Will robots operate in the future

Robots in the operating room

Science fiction - or what?

It looks like a scene from a science fiction film: a person is lying on the operating table, the anesthesia works perfectly. Now is the time for the surgeon. But instead of an experienced doctor, a robot leans over the patient.

High-tech arms buzz around in the air. They insert surgical tools into the sleeper's body. There they cut, repair and sew. An experienced surgeon is also in the operating room, but he is a few meters away.

Robots in operating theaters have long been a reality. And not only that, some systems have even become obsolete. However, the development towards automated operations is only just beginning. All experts agree: Surgery will become more and more technical in the future.

Technological progress is also penetrating the operating rooms more and more and one day it will be indispensable there. Robots and computers will increasingly help doctors and thus become indispensable assistants. Because robots can do things that even experienced surgeons cannot.

This already reveals the crucial point: The machines become indispensable assistants and nothing more. Today it is still inconceivable that the medical staff only prepares the patient for the operation (OP), performs the anesthesia and a robot does the rest. Far too many decisions have to be made during an operation.

In addition, years of medical experience cannot simply be translated into any programming language and then fed to the steely colleagues.

The famous steady hand

The help that robotic surgeons can provide starts with very simple things. For example, they are used during minimally invasive procedures. These are operations in which only extremely small cuts are made.

During these interventions, a second doctor always has to hold the endoscope, a device that can be used to insert a small camera into the patient and thus look inside the patient's body. But a robot can do that too, and even better. After all, he can hold the endoscope without trembling and does not even get tired.

Especially with these minimally invasive interventions, another advantage of the robots can be of great help. Because robots can easily convert the doctor's movements to another order of magnitude. For example, if the surgeon moves the joystick on the control console by one centimeter, the computer can convert this movement so that the robot arm then only moves exactly one millimeter.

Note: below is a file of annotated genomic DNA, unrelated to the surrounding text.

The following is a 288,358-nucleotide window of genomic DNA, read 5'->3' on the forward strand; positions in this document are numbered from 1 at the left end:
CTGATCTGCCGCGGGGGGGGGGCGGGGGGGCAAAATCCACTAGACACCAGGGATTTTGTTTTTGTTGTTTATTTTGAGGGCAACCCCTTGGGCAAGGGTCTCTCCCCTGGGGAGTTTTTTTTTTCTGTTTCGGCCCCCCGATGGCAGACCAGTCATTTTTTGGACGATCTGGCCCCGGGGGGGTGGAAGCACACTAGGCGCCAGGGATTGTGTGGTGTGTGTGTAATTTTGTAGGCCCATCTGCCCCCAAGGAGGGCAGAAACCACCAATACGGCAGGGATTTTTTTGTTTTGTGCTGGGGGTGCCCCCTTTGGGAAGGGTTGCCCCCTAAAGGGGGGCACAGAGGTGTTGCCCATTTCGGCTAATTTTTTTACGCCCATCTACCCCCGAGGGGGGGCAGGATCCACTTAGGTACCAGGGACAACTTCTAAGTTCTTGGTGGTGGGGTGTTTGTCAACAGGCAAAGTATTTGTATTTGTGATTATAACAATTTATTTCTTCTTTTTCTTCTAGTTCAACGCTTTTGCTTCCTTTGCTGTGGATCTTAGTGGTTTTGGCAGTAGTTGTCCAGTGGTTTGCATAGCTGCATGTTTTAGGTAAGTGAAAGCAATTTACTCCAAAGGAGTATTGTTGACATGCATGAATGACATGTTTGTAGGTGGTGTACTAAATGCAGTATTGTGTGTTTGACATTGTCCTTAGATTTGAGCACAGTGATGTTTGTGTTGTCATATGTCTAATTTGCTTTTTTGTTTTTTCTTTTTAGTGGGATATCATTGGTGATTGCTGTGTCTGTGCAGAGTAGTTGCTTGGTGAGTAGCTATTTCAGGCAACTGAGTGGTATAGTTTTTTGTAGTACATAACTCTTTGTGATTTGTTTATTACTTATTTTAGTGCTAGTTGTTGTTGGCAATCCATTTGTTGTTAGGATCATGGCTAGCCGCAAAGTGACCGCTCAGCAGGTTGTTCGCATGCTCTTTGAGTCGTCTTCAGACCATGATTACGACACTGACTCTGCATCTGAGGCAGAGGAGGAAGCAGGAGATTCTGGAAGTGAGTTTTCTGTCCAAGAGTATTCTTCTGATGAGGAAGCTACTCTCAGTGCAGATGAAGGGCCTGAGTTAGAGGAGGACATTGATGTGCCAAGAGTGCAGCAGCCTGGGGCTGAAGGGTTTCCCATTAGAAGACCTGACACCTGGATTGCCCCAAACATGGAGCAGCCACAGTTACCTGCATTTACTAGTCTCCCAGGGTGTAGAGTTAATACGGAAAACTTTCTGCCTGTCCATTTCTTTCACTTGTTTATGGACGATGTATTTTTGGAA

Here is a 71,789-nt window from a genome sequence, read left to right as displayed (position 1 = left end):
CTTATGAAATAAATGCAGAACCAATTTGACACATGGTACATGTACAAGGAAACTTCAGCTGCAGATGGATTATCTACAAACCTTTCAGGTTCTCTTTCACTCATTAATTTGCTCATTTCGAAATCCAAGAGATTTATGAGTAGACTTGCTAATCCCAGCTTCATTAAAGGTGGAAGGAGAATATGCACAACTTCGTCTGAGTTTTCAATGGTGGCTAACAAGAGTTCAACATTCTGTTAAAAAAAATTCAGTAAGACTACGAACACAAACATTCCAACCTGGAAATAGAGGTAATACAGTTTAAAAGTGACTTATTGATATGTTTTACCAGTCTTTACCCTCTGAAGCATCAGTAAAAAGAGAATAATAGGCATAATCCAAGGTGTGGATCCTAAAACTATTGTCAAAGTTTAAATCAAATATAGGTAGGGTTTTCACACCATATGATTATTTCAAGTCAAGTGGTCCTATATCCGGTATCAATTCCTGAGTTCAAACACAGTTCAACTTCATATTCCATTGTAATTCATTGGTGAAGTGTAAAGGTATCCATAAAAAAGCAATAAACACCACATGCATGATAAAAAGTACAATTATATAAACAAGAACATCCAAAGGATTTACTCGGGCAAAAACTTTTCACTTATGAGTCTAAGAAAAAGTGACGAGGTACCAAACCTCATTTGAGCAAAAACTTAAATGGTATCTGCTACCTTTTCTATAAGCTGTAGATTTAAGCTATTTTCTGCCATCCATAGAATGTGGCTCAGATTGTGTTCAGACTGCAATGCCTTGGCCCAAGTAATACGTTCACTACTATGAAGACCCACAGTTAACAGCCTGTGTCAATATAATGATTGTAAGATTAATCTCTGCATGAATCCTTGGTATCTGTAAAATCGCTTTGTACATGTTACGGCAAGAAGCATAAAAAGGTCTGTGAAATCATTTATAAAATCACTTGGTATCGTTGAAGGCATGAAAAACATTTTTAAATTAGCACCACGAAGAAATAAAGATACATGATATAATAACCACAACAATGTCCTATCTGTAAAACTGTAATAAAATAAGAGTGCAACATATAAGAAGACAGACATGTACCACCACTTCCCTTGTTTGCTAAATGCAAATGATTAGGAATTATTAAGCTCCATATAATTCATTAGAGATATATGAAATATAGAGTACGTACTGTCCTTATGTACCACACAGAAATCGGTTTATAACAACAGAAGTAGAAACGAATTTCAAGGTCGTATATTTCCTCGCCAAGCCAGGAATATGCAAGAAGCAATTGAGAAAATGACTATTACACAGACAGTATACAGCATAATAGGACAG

This makes it possible to make the smallest cuts with the highest precision. Interventions accurate to a tenth of a millimeter are possible. Cuts that would otherwise hardly be conceivable, even with a lot of experience and absolute concentration.

The perfect addition to computers and robots

The steel colleagues can also help with much more fundamental tasks. It sounds a bit strange, but it is not always 100 percent certain for a surgeon where exactly he is in the patient's body.

Has the scalpel already reached the tumor? And how far is the artery that he must not injure under any circumstances? Could it be that an adjacent bone is preventing the scalpel from cutting? In solving these problems, computers and robots can be useful in several ways.

At the beginning of the perfect preparation there is the exact measurement of the body region to be operated on. With the help of computed tomography, for example, an organ that is attacked by a tumor can be measured very precisely. Computers can then compute a three-dimensional image from this, which is immensely helpful for the surgeon during the operation.

But that's not all: A camera in the operating room then monitors the exact position of the surgical instruments. Small reflectors on the instruments continuously transmit this information to a computer. In this way, the doctor can see at any moment where he is touching the patient.

In addition, a robot monitors the surgeon's incision. If the operator should make the cut just a little too far to the left or right, the machine immediately switches off the surgical device. It takes a person a whopping 0.8 seconds to react to something, the famous moment of shock. A robot is a lot faster there. In this way he can save the doctor from making a mistake and the patient from serious harm.

Robots can also make mistakes

New technologies are always accompanied by high expectations, including, of course, the introduction of the first surgical robots. But expectations that are too high are inevitably disappointed. There has already been some disillusionment in this area as well. And not only that, but unfortunately serious injuries as well.

Example Robodoc. In the 1990s, this colleague was in more than a hundred German operating theaters. It should make the insertion of hip joint prostheses more precise and easier - with clear advantages for the patient: faster healing, shorter recovery time.

Unfortunately, in many cases it turns out very differently. Several times, Robodoc mills off too much of the natural bone, sometimes it even does it in the completely wrong place. In other cases, the surrounding muscles are stretched so much that patients struggle with problems for months. In the meantime, Robodoc has disappeared in the storerooms of the clinics.

The technical support of the surgeons makes sense and in the future it is impossible to imagine operating theaters without them, all experts agree on this. But they are also sure that robots will never get beyond the role of assistants. They will make the work of doctors better and more accurate, but the surgeon will remain irreplaceable in the operating room in the future.